Until recently, if a company wanted the best measurements in the world for the physical dimensions of one of its dimensional standards, it had to book time on the NIST Physical Measurement Laboratory’s (PML) Moore M48 coordinate measuring machine (CMM). Operating at NIST since 2000, this CMM – referred to as the "primary" – is an instrument the size of a small truck. Made of cast iron, it uses a touch probe to detect, and integrated laser interferometers to measure, the distances between points on an object in three dimensions with ten billionths of a meter sensitivity.
Customers who rely on PML’s calibrations with the "primary" Moore M48 include the military, academia, other government calibration and research labs, private industry calibration labs, discrete part manufacturers, and instrument manufacturers, both domestic and international. The primary’s services are so popular that customers often have to wait several months for time to be available on the machine. As a result, the CMM is now working almost every day of the year, which leaves little to no time for upkeep or the development of new services.
"Sixteen years of running the machine 300-plus days a year continuously, you’re going to see issues that need to be fixed," says project leader Eric Stanfield.*
Now, after years of modification, development, and extensive testing, PML’s Engineering Physics Division has commissioned a second Moore M48 CMM—which they’ve nicknamed "Bob" – to share the primary machine’s calibration workload.** As of this summer, Bob was officially online and being used for calibration services, at least in one dimension, with accuracy nearly identical to the best-in-the-world measurements on the primary CMM.
The primary Moore M48 and Bob are nearly identical in design because they are actually siblings, two of five CMMs made by the Moore Tool Company in the 1980s. Stanfield says these five machines are known for their simple mechanical design, rigidity, highly repeatable motion that is very nearly perfect (in comparison to commercially available CMMs), and long-term dimensional stability.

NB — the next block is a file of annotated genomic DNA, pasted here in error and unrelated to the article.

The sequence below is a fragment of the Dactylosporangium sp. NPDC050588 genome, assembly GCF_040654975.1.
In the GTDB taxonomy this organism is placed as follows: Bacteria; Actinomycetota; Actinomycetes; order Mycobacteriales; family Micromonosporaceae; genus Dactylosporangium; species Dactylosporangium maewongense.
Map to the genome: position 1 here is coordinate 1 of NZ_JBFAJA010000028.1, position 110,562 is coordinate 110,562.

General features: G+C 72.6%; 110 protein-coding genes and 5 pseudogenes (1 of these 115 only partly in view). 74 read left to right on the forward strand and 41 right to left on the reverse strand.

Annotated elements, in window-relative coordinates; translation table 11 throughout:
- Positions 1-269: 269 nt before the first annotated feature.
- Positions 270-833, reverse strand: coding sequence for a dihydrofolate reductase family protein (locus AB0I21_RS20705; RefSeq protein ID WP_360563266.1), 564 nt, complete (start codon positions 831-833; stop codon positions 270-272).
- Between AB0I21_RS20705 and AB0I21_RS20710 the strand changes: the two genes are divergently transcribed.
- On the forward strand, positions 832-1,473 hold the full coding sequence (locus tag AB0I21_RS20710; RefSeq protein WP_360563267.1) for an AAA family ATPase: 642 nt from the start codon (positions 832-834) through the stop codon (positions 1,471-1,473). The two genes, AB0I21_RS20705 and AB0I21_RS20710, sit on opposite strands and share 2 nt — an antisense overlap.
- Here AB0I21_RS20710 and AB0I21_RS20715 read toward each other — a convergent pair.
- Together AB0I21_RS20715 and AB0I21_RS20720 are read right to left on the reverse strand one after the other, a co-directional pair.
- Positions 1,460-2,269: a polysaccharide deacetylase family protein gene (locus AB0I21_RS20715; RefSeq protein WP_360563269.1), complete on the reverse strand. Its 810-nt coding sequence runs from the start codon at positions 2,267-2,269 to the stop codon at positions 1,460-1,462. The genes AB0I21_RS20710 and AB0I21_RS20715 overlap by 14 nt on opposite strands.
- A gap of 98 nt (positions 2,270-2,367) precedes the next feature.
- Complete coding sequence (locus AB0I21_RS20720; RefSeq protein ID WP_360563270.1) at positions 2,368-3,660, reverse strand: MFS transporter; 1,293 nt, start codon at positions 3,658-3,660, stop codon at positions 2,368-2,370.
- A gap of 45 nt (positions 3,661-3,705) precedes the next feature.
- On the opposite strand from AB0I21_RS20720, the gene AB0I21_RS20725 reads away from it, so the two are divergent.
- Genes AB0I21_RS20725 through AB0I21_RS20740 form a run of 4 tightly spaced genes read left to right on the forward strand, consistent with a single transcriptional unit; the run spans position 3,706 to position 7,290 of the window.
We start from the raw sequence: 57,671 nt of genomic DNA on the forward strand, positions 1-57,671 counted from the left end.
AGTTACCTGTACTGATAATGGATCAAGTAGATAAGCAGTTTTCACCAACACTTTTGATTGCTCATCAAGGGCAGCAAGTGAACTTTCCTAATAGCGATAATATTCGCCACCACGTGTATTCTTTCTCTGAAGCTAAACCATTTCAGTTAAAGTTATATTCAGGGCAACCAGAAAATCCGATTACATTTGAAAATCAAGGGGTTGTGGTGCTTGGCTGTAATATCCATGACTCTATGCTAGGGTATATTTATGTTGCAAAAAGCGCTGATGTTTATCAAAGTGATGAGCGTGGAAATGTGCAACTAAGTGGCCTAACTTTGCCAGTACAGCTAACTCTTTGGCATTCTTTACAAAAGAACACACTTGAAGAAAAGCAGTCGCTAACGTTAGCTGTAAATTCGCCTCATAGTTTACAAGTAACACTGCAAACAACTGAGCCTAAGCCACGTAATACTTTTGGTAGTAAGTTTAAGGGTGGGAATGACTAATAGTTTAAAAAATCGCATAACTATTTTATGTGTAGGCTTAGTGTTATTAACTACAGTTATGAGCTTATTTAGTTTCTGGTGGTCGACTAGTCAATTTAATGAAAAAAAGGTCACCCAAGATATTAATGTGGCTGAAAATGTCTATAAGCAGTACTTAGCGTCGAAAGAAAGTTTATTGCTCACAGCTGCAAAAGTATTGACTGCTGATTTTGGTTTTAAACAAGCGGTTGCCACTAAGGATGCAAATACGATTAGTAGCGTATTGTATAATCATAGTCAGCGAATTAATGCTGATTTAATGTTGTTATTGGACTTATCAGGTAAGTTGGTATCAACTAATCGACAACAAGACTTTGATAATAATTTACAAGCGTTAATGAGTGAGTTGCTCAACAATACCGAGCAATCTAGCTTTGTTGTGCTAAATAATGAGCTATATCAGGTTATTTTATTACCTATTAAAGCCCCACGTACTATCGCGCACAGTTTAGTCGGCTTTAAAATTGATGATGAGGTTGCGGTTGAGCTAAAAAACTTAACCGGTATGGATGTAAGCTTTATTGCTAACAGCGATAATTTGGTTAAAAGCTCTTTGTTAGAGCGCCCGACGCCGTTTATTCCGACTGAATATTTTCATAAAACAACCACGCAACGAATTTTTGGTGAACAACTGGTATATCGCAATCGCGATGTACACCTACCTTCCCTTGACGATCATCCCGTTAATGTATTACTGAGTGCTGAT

"Sometimes investing in new technology isn’t the way to go," Stanfield says. "We know just about everything we need to know about these Moore machines."
Stanfield says that Bob’s current focus is on 1D measurements, which means Bob can take about 100 measurement jobs off the primary CMM’s hands each year, giving PML staff the time to take on more unusual service orders.*** Typical items that will be transferred to Bob include non-standard-size and material gauge blocks and similar length standards, step gauges, and plain ring and plug gauges.
"There are customer requests all the time for special, weird things that are one-off standards that a company needs measured," Stanfield says. "Sometimes we have to turn these down if the path forward on measuring them isn’t clear, since we don’t have time to evaluate the capability on the machine first."
Bob will also free up staff time to explore and develop industry needed measurement capabilities for micro-sized features and small holes, fiber optic ferrules (usually very small sleeves used to accurately position and join fiber optic cables), and micro-tomography artifacts for metrological x-ray computed tomography.
In the next two years, a third nearly identical Moore M48 machine will likely join the group. This third CMM – nicknamed "Ralph" after a former group leader – has an interferometry system that operates in vacuum. This system may help NIST staff increase the accuracy of 3D coordinate measurements beyond their current capabilities.
--Reported and written by Jennifer Lauren Lee
* The team that got Bob up and running included John Stoup, Wei Ren, and Roy Sundahl.
** Bob was named after Robert J. Hocken, who was a physicist and Division Chief at NIST in the early 1980s and a pioneer in the areas of error modeling, error mapping, and software correction of CMMs to make them more accurate. He was also key in acquiring the primary M48.
*** Specialty requests have included a recent measurement on a critical piece of the James Webb Space Telescope for NASA, as well as in-house jobs for a new NIST-developed neutron detector, the NIST-4 watt balance, and a new photonic pressure standard.
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